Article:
Recommendation 3: Strengthen the Commission on Children as an independent statutory body

The Commission on Children has been operated in Hong Kong for more than four years as an advisory body since June 2018. Although we are grateful for the leadership of the Chief Executive in his former role as Chair, the Commission has not been able to function with sufficient speed and force due to its structure and absence of clear statutory powers. It has not yet served its intended function or given a voice to our children in Government. We recall the encouragement to the Labour and Welfare Bureau in the 2021 Policy Address, highlighting the intended role of the Commissioner of Children in assisting in child protection (at paragraph 36). This proposal is strongly welcomed by the community and will be greatly facilitated by dedicating further resources to an independent commission.
We strongly urge the Government to have regard to the minimum international standards1,2 and draw reference from experiences of the 79 countries and over 200 jurisdictions that have set up independent human rights institutions for children in the redesign of the Commission on Children in Hong Kong as an independent and statutory body. The statutory Commission on Children needs to be independent with its own office, staff team, budget allocated, developed child friendly channels to communicate and hear the voice of children clearly and represent them whenever necessary. The Commission should also have the power to consider individual complaints and carry out investigations, and have a duty to seek to ensure that children have effective remedies for any breaches of their rights. In this way, the best interests of 1.1 million children under the age of 18 in Hong Kong could really be well safeguarded.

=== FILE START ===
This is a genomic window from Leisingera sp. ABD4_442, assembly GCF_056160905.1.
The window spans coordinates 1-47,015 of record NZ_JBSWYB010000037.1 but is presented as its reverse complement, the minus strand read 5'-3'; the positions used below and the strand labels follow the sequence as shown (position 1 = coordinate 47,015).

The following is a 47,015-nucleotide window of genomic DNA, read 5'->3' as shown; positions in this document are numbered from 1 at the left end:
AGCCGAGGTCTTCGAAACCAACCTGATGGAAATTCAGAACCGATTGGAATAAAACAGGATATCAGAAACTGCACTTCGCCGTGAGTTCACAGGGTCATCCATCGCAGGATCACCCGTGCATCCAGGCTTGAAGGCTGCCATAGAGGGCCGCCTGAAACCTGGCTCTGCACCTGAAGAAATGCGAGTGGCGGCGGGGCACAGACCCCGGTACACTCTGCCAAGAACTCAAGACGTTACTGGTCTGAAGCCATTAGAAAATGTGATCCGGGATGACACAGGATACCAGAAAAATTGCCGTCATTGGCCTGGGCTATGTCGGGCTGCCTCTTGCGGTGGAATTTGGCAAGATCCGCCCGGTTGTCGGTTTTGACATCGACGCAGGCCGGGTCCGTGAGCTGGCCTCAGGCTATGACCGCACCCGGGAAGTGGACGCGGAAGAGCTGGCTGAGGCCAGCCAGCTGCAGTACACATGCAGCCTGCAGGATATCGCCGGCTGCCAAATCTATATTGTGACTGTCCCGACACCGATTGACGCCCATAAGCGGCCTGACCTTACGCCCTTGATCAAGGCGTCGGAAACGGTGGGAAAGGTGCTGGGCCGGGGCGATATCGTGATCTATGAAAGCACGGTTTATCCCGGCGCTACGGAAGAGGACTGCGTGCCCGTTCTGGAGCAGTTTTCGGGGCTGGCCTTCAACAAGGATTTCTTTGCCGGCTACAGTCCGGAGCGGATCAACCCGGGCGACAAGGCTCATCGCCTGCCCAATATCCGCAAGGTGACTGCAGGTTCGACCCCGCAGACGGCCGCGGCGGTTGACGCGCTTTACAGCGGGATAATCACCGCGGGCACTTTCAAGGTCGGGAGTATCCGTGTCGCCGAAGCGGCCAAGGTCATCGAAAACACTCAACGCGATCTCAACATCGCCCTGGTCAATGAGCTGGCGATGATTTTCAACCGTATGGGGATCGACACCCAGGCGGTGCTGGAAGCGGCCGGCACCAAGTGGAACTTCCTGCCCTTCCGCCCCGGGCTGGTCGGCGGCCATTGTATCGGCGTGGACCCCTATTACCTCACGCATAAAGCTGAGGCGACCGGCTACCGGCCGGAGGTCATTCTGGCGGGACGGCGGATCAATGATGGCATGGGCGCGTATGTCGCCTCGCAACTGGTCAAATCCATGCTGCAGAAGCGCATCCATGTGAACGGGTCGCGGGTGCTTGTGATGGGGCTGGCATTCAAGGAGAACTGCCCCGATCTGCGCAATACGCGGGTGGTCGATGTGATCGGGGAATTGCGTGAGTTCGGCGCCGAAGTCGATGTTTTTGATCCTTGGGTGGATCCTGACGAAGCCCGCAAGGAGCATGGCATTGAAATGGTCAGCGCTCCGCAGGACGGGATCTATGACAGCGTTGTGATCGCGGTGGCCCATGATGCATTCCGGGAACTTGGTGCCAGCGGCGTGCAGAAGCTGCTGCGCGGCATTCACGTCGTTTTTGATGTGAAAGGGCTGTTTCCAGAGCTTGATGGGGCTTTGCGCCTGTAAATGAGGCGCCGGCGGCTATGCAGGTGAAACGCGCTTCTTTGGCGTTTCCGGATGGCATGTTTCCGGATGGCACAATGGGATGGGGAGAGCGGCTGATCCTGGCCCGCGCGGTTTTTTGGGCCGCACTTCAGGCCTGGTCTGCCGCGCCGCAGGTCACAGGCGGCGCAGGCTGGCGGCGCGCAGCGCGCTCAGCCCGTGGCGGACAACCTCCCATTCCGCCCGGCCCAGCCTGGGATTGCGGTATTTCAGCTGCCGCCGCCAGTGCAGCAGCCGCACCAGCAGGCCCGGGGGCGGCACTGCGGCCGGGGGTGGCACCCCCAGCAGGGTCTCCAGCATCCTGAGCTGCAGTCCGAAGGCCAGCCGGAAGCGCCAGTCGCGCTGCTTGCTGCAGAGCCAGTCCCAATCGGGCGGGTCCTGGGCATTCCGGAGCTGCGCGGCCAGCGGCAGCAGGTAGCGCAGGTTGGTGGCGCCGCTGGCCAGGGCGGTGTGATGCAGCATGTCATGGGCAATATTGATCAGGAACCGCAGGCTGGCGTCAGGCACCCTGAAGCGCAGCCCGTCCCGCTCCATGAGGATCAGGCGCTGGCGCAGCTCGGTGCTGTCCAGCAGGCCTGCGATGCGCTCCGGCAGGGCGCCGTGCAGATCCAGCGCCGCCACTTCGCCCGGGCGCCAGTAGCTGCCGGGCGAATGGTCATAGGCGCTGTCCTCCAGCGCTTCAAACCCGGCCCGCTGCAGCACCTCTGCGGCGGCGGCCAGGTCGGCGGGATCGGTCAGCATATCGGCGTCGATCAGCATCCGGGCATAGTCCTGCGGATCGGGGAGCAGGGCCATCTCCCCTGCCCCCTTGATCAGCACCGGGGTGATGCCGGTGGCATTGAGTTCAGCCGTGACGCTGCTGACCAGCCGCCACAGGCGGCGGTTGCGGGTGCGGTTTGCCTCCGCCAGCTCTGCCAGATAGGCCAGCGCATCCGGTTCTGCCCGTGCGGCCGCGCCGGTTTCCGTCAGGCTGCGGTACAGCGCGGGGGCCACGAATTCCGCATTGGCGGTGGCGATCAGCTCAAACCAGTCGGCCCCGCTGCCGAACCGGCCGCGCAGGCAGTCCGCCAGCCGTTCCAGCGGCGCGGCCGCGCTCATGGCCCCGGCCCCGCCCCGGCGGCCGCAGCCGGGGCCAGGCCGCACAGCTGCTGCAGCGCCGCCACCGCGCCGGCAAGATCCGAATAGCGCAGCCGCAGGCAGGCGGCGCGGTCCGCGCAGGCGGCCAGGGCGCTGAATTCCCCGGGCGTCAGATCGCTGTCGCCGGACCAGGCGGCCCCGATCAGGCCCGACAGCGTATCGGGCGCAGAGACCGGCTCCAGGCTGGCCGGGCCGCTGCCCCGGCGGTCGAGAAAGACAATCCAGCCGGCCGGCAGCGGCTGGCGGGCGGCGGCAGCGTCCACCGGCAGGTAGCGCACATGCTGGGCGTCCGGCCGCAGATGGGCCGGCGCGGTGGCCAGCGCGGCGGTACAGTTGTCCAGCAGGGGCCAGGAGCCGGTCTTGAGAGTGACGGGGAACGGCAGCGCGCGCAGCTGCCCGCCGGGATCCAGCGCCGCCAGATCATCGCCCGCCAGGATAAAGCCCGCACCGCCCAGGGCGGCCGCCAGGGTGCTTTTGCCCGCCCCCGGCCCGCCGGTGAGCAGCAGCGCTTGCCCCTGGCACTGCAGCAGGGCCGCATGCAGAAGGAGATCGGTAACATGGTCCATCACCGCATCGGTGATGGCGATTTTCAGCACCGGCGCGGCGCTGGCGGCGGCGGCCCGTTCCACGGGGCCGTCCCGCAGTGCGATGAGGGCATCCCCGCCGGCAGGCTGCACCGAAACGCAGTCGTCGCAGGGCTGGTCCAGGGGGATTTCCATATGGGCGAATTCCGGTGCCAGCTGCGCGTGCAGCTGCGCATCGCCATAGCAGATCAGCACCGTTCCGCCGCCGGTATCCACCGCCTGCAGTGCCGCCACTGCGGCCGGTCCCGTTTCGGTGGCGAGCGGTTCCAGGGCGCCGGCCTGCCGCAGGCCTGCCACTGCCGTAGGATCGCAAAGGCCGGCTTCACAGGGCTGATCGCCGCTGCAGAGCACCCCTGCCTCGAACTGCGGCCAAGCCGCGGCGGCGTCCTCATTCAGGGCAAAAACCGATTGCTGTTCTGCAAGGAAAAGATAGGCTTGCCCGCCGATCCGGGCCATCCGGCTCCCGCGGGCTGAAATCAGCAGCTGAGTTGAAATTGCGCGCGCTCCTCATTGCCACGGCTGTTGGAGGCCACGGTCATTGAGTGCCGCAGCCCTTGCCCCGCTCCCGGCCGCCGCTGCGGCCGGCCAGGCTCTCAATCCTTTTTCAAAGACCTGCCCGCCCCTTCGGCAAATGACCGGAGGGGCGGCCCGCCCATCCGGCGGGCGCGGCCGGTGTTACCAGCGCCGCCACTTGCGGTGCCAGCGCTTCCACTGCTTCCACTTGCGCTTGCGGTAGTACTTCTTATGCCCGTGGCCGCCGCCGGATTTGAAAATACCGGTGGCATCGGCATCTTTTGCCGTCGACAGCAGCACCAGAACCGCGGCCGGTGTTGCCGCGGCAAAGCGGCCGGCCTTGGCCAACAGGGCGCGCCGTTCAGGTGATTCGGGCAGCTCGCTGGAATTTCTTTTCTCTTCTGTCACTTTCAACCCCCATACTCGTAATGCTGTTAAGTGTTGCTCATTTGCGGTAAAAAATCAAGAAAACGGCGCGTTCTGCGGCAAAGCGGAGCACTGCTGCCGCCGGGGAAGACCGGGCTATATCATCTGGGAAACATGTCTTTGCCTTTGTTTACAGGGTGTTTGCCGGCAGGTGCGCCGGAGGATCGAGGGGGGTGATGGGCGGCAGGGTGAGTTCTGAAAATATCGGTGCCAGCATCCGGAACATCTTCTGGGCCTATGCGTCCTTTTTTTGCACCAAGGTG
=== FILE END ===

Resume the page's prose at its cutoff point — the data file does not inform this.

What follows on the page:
Recommendation 4: Provide play space and rejuvenate accessible playgrounds for children

The current state of Hong Kong’s public playgrounds is an outrage and embarrassment to Hong Kong’s reputation. The neglect of these crucial spaces is a waste of valuable public space but also of essential resources for the development of children. Children have continuously expressed their frustrations in the lack of play space, and lack of age appropriate and accessible playgrounds in our city. Lack of play will directly weaken children’s curiosity and creativity, socialization, physical abilities, problem solving and communication skills as a consequence.
We urge the Chief Executive to instruct relevant bureaus and departments to develop a long-term plan to create and maintain barrier free, spacious, innovative, artistic, creative and flexible play space for children and the general public, as well as age appropriate and accessible playgrounds for children of different abilities.
The Tuen Mun Park opened in 2018 which provides diversified inclusive play facilities for children of different ages and abilities to play together has been warmly welcomed by the Hong Kong public. However, only one inclusive public park in Hong Kong is far from enough. Besides, budget to keep good maintenance of the park to ensure it is safe and attractive is key. The Government must invest more resources and have active collaboration with play specialists and engagement of children to build inclusive play spaces of large, medium and small sizes at various neighborhoods for children at the earliest.